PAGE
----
What Do Jaguars Eat? Jaguars are enormous cats found mostly in north, south, and central America. When looking at their size, jaguars come in at third place after lions and tigers. These cats are known for their unique dark spots which line their yellow-orange coats.
The dark spots are also referred to as rosettes because they resemble roses.
Table of Contents
What do Jaguars Eat?
Types of Jaguars and their Habitats
Jaguars are the only existing species of the genus Panthera native to the Americas. Only one jaguar species exists Panthera onca.
- Numerous jaguar subspecies have been described, and they are determined by the location they are likely to be found.
- Examples of these subspecies include Central American jaguar, Arizona Jaguar, East Brazilian jaguar, Yucatan jaguar, Paraguay Jaguar, North Eastern jaguar, and the Peruvian jaguar.
- Interestingly, black jaguars are in existence and, in the Amazon, they are known as black panthers.
- When viewed closely, the rosettes are pretty much visible on their dark coats. Black jaguars are often thought to be different species from the normal jaguars, but they are the same species.
- The only difference between the two is that black jaguars have a black coat, which occurs as a result of a gene dubbed melanism.
- Like other jaguars, black jaguars are powerful, especially in their hunting, which gives them an edge.
Jaguars inhabit a wide array of areas including moist lowland forests (dense), thickets, swamps, coastal forests, and shrubland.
- They are mostly found next to water bodies like lagoons, rivers, swamps, and streams (slow-moving) thanks to them being excellent swimmers.
- Water bodies are critical to jaguars because they provide a good source for prey.
How Do Jaguars Hunt?
Jaguars are strictly carnivorous. For them to survive, they have developed exemplary hunting strategies.
- One technique a jaguar uses to hunt is stalking its prey on the ground. A jaguar would use thick vegetation for cover so that its prey is not suspicious.
- Jaguars can also climb trees to stalk their prey. Upon locating their prey, jaguars proceed to prepare for an ambush.
- They then pounce on their prey and kill them either by biting their necks and suffocating them or by piercing the rear ends of their skulls.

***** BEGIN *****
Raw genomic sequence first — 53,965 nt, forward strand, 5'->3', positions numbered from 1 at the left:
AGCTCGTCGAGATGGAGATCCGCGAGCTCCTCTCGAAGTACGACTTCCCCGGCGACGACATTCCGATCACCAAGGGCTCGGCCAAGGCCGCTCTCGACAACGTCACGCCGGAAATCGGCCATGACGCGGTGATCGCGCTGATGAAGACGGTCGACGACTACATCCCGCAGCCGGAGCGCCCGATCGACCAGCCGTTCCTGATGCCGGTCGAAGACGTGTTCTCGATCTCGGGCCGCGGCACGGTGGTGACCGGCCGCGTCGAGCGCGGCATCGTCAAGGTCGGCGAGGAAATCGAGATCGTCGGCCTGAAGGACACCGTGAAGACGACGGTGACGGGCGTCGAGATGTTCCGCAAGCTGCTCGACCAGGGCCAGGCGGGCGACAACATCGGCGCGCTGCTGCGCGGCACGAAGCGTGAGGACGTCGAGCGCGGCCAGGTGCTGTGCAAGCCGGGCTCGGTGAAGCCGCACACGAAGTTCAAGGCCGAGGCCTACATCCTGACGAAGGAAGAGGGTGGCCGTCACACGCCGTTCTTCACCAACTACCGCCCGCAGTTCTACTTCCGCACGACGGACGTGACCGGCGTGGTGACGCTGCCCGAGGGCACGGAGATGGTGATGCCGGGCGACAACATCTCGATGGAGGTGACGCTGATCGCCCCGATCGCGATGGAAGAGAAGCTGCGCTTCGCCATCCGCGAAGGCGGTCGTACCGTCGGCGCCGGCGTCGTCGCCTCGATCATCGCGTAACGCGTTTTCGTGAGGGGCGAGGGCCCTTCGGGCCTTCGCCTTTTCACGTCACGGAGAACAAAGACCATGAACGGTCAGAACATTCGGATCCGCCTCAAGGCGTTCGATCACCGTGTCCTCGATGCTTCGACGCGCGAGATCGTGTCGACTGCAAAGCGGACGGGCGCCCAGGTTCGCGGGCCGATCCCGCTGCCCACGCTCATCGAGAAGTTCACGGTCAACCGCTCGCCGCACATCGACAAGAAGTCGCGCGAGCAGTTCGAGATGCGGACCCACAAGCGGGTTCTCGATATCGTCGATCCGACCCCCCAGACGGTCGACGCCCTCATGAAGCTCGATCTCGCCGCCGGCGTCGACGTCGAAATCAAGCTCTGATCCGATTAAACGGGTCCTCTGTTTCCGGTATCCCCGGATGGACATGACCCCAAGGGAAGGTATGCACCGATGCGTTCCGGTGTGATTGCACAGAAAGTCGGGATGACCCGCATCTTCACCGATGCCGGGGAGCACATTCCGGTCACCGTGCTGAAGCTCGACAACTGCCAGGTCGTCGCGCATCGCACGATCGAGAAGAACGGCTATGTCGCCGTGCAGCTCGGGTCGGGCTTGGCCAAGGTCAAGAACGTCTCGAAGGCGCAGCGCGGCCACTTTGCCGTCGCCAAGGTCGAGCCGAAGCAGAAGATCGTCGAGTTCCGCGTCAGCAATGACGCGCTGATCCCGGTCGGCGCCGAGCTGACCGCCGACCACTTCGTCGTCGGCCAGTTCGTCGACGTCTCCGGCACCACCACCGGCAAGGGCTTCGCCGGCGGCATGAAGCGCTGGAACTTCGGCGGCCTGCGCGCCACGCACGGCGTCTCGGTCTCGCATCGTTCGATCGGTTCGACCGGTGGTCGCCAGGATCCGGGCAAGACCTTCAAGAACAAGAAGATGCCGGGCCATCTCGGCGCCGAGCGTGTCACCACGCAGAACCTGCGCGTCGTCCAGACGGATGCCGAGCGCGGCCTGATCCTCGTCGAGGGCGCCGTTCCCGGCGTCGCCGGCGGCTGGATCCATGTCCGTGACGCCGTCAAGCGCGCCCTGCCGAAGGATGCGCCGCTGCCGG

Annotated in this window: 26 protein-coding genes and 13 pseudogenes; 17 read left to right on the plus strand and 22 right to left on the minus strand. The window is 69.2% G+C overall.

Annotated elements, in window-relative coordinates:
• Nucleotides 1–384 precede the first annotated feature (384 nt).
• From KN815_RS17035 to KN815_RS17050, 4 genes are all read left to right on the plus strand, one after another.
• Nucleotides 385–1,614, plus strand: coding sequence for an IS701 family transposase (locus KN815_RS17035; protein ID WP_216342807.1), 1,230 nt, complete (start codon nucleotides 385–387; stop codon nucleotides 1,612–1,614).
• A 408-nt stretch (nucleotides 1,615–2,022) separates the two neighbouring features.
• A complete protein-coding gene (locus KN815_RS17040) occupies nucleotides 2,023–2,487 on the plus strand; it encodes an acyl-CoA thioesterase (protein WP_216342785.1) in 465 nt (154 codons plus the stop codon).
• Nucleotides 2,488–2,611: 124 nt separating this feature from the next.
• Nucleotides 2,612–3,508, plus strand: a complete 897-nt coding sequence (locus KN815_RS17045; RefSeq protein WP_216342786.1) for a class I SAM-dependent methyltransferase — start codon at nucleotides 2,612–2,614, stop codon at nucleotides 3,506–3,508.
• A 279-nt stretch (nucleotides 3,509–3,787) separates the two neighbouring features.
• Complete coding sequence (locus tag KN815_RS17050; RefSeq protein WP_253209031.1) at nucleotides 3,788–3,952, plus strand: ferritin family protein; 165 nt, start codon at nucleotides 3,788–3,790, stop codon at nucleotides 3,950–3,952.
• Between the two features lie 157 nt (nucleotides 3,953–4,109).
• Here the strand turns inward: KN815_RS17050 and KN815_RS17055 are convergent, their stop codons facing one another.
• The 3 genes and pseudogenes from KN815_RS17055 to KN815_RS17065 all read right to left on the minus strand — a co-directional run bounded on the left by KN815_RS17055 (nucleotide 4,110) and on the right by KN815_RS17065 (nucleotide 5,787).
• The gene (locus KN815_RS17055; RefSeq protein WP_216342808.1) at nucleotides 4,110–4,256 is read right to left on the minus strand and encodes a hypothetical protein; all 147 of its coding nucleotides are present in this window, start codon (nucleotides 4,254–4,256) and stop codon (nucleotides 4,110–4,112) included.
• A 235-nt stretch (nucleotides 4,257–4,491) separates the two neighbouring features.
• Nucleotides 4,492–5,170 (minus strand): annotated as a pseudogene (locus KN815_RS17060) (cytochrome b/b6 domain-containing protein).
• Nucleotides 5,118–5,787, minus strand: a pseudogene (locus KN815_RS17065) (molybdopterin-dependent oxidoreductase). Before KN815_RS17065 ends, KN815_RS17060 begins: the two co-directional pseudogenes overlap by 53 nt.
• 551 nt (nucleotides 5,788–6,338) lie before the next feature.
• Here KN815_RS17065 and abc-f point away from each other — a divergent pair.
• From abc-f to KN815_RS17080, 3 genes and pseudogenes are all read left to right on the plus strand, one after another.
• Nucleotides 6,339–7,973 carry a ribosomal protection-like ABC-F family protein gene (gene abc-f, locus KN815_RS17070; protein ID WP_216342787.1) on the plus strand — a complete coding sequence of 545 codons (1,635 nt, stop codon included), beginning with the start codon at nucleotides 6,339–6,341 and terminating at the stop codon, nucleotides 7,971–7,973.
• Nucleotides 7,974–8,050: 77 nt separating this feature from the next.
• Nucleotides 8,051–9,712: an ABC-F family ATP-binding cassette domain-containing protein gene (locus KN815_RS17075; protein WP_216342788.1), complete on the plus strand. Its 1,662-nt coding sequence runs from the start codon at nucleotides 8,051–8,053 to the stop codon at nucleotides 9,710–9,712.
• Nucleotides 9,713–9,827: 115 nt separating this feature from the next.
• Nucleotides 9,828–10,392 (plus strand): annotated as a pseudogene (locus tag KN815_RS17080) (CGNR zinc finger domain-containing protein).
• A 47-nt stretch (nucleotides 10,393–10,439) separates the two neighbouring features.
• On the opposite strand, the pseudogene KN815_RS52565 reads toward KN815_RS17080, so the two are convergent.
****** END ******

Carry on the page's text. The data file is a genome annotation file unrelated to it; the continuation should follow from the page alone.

- The powerful canines and jaws that jaguars possess are pivotal in their hunting quests. These powerful built-in cutleries allow them to effortlessly slice through the tough reptilian skin or carapaces in the case of a turtle prey.
When Do Jaguars Eat?
Previously thought to be nocturnal, jaguars are crepuscular.
- These enormous cats tend to be active during dusk and dawn. As such they will be found foraging for food during these times.
- They have also been noted to at times be active during the day.
How often do Jaguars Eat?
Jaguars eat daily. An average-sized adult diet eats close to 50 pounds of meat during times when it has not had enough food.
- However, when they can consistently get food, jaguars will eat a lesser amount of food every given day.
- The implication from the above assertion is that how often jaguars feed depends on the availability and the quantity of their food.
What Eats Jaguars?
Jaguars are at the apex of their ecosystem, meaning they have very few predators.
- The primary predators of jaguars are humans, who hunt them through illegal poaching activities. Humans often kill jaguars for their paws, teeth, and pelts.
- Lions eat Jaguars too.
Where do Jaguars fit in the Animal Food Chain?
Jaguars play a vital role in the ecosystem, primarily considering that these big cats are at the top of their food chain.
- They are opportunistic feeders predate on many organisms if they are available.
- They consume organisms like fish, capybara, peccary, and tapirs. As a result, jaguars impact the local population of these creatures, thus preventing overpopulation.
- This role ensures they keep a balance in the food chain, which further results in the existence of a healthy ecosystem.
Given the above, it is evident that protecting jaguars and the environments they live in is an instrumental cause in the pursuance to ensure the presence of a thriving ecosystem.
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- “About the Jaguar” – National Geographic. Accessed August 21, 2019. Link.
- “Jaguar Facts | Big Cat Rescue”. Accessed August 21, 2019. Link.
- “Jaguar: Species in World Land Trust reserves”. Accessed August 21, 2019. Link.
- “Jaguars | WWF”. Accessed August 21, 2019. Link.